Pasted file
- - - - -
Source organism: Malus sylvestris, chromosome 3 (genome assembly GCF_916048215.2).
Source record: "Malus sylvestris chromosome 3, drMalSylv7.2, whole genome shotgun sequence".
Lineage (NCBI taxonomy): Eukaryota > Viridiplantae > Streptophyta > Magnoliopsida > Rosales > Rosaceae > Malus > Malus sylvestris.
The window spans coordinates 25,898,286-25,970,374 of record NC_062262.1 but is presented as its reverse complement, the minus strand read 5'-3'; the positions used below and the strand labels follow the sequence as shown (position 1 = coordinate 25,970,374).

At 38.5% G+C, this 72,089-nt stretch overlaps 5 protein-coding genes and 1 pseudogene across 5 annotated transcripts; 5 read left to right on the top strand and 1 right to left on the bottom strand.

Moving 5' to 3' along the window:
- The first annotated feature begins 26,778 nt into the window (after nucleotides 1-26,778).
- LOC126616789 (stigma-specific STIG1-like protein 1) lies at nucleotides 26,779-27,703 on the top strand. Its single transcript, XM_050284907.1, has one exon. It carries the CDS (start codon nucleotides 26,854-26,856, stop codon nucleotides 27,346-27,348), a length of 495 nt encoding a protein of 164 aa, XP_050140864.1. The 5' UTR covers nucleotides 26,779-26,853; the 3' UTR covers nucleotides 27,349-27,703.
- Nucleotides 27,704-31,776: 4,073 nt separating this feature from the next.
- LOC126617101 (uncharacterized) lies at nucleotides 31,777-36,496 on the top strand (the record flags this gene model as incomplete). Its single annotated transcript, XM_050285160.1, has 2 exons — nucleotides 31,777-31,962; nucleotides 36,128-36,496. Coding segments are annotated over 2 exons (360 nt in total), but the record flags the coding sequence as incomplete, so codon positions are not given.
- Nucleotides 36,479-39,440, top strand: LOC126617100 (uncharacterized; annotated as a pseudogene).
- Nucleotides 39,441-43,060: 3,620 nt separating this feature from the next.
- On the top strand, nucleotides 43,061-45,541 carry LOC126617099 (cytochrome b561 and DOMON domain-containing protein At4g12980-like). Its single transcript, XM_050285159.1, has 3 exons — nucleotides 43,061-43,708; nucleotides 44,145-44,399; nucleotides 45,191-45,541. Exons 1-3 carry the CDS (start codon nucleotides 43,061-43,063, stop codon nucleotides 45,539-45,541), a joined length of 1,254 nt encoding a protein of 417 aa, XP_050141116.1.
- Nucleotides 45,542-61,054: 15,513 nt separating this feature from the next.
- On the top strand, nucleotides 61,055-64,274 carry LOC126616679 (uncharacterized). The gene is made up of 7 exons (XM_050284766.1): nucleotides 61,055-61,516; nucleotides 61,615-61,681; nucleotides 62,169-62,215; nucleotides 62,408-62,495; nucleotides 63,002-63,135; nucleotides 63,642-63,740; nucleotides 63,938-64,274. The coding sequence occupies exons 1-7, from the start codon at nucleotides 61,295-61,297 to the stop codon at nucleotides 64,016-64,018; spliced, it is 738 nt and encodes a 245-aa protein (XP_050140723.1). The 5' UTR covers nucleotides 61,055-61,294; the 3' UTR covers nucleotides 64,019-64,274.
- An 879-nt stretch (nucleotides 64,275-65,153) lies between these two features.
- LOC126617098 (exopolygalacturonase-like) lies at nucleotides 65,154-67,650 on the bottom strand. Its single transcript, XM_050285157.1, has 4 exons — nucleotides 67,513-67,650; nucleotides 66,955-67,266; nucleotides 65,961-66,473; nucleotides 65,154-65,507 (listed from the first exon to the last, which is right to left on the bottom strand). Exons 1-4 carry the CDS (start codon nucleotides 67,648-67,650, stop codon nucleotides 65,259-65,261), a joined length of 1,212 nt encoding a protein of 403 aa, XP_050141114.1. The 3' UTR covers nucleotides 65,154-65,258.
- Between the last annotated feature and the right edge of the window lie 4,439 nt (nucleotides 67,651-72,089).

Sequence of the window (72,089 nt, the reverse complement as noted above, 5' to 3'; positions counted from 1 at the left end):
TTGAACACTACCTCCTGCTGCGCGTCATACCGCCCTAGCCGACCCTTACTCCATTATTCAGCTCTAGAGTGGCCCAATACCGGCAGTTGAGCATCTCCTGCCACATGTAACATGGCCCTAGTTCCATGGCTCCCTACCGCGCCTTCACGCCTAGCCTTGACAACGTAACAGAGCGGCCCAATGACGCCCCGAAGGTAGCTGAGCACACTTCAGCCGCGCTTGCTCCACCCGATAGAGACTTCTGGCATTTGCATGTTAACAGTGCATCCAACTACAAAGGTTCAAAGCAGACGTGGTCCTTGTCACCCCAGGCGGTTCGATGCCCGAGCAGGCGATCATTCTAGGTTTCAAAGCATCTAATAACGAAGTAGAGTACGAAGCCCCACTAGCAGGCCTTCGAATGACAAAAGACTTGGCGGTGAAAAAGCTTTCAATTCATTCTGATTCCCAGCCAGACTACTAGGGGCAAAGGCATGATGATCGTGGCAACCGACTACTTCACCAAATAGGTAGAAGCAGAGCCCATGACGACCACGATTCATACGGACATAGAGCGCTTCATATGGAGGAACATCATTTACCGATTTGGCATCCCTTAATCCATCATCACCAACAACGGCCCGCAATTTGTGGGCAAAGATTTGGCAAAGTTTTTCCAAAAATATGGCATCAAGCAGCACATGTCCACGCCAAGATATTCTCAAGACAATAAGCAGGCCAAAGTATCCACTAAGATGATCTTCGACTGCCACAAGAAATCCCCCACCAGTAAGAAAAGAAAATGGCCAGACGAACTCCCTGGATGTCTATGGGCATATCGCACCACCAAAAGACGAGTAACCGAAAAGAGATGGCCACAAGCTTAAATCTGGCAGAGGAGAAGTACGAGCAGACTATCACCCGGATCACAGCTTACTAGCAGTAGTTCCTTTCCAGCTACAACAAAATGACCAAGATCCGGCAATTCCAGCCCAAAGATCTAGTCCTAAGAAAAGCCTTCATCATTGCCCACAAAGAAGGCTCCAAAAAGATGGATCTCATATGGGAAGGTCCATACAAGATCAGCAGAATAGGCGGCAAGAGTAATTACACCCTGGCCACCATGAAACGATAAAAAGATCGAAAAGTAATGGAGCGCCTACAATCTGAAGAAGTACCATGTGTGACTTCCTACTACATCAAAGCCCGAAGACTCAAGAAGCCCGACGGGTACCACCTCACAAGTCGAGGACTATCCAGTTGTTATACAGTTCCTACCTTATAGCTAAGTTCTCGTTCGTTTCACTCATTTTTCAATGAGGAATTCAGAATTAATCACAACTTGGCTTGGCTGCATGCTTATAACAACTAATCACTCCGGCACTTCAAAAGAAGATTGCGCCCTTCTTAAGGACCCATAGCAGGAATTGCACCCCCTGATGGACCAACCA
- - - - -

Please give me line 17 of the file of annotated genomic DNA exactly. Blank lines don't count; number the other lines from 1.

- LOC126617098 (exopolygalacturonase-like) lies at nucleotides 65,154-67,650 on the bottom strand. Its single transcript, XM_050285157.1, has 4 exons — nucleotides 67,513-67,650; nucleotides 66,955-67,266; nucleotides 65,961-66,473; nucleotides 65,154-65,507 (listed from the first exon to the last, which is right to left on the bottom strand). Exons 1-4 carry the CDS (start codon nucleotides 67,648-67,650, stop codon nucleotides 65,259-65,261), a joined length of 1,212 nt encoding a protein of 403 aa, XP_050141114.1. The 3' UTR covers nucleotides 65,154-65,258.